Office of Sustainability

University of Mississippi

UM Compost Program By the Numbers

The University of Mississippi Compost Program began as a Green Fund project, which was proposed by a student in 2012. In 2013, the UM Compost Pilot Program launched as a part of The Office of Sustainability in collaboration with the School of Pharmacy’s Medicinal Plant Garden and Ole Miss Dining Services. Below is a visual overview of the UM Compost Program, from its initiation to the current year, through a series of graphs that depict the total food waste that was composted in a given year and month over the course of the program.

The graph on the right gives an idea about the composting program from 2013-14 to 2017-18. 2013 was our first year, also called the pilot program, where we collected compost

Fig: Food waste used from the composting program from 2013-14 to 2017-18. (Click the image for larger view)

materials from the Residential College South. In the year 2014/15, we added Rebel Market to the compost program and have continued to add dining locations since then. The expanded program composts food waste from Residential College South, Rebel Market, Einstein’s Bagels in Anderson Hall and Law School, Lenoir Dining, and the Food Bank. Ole Miss Dining has implemented a pre-consumer food waste reduction program which was one of the factors for the decreased amount of food waste composted over the years.

The graphs included below break down the year into months and provide a detailed view of the composting program over the course of academic years from 2013-14 to 2017-18. The composting program operates on a semester schedule, from August to December in the fall and February to May in the spring. The sudden drop in graphs represent these breaks between the semesters.

Fig: Food waste composted in 2013-14. (Click the images for a larger view)

The UM Compost Program launched in 2013-2014 with a pilot program in the Marketplace at the Residential Colleges. However, the program was intended to expand and so, it started including more dining locations in the subsequent years.

 

Fig: Food waste composted in 2014-15. (Click the images for a larger view)

In 2014-15, the program added Rebel Market as the next location for food waste collection and it was a huge success. The composting team picked up about 1,065 pounds of food waste weekly leading to about 30,000 pounds of food waste in the entire year.

 

Fig: Food waste composted in 2015-16.(Click the images for a larger view)

The Grill at 1810 and the Food Bank were the next additions to the program. The Food Bank makes every effort to donate food before it expires to other local pantries, but still receives many donations of expired food, which are then composted. The months from September to October and from February to March were one of the highest contributors of usable food waste in the year 2015-16.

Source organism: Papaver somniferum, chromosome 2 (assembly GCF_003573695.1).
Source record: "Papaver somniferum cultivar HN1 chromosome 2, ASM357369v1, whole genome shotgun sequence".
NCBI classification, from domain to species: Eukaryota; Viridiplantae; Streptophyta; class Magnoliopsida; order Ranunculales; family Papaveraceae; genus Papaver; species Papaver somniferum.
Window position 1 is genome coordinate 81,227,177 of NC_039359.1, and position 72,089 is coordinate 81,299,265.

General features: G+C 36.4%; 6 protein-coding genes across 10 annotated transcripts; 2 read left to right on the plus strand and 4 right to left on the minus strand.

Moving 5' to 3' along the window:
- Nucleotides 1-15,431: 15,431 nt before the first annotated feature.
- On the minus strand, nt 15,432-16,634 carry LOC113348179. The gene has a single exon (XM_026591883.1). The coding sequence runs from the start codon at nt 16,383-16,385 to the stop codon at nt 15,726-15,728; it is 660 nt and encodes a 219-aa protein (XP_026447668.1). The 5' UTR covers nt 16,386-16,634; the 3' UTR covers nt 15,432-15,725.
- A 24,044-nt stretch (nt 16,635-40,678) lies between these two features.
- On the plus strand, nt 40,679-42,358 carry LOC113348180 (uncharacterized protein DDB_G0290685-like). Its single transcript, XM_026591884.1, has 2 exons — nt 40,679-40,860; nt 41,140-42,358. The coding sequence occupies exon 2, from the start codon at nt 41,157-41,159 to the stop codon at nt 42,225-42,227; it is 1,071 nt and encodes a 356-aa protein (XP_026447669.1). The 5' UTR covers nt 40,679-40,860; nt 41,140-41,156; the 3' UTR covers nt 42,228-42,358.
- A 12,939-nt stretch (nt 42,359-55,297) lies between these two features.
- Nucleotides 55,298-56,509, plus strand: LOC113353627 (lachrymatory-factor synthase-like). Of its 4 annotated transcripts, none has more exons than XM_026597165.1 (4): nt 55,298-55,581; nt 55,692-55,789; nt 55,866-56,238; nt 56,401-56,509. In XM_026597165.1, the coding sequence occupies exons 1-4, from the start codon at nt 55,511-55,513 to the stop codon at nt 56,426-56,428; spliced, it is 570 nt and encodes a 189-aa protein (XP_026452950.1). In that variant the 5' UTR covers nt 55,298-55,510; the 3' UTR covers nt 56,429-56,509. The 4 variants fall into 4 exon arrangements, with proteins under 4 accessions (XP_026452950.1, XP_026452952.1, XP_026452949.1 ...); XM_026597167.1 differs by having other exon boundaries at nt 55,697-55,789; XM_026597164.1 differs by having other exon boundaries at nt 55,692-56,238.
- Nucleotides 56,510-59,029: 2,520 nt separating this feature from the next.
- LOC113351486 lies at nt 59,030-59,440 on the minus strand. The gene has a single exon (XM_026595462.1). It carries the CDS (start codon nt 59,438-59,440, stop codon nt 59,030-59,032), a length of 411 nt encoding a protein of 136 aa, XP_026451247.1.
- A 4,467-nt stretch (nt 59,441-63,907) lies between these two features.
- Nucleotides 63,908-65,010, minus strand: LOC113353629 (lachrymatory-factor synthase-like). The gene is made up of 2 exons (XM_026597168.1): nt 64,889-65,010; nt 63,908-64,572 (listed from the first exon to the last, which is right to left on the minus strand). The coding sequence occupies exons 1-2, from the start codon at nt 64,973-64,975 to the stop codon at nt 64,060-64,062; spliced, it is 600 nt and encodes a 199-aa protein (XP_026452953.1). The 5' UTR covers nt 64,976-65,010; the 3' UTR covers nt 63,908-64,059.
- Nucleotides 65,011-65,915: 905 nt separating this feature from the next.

Fig: Food Waste Composted in 2016-17. (Click the images for a larger view)

In 2016-17, the program added Lenior Dining Hall to the pickup locations. Rebel Market was one of the highest contributors in this year.

 

Fig: Food Waste Composted in 2017-18. (Click the image for larger view)

During 2017-18, the program began picking up food waste from Einstein Bros. Bagels in Anderson Hall and the School of Law. These locations supply the program with coffee grounds, among other food waste.

 

About the author:

Anish Bista, Data Collection Intern

Anish is a junior at the university majoring in Mechanical Engineering. He joined the Office of Sustainability in the Spring of 2019 with the motive to learn more about sustainability and apply his learning to his engineering career to make the world a more sustainable place. He helped analyze the data from the past composting logs to create visualizations of the composting program started by the office in 2013-14. The program has since then, grown to accommodate more dining locations throughout the university. The visualizations help understand the trend of the compost program in particular locations of the university which can be useful to draft and target location-specific action plans. Anish is also working on analyzing data from other programs of the office like the Greenhouse Inventory Program. During his free time, Anish likes listening to music, playing soccer or basketball, swimming or traveling near-by places with his friends.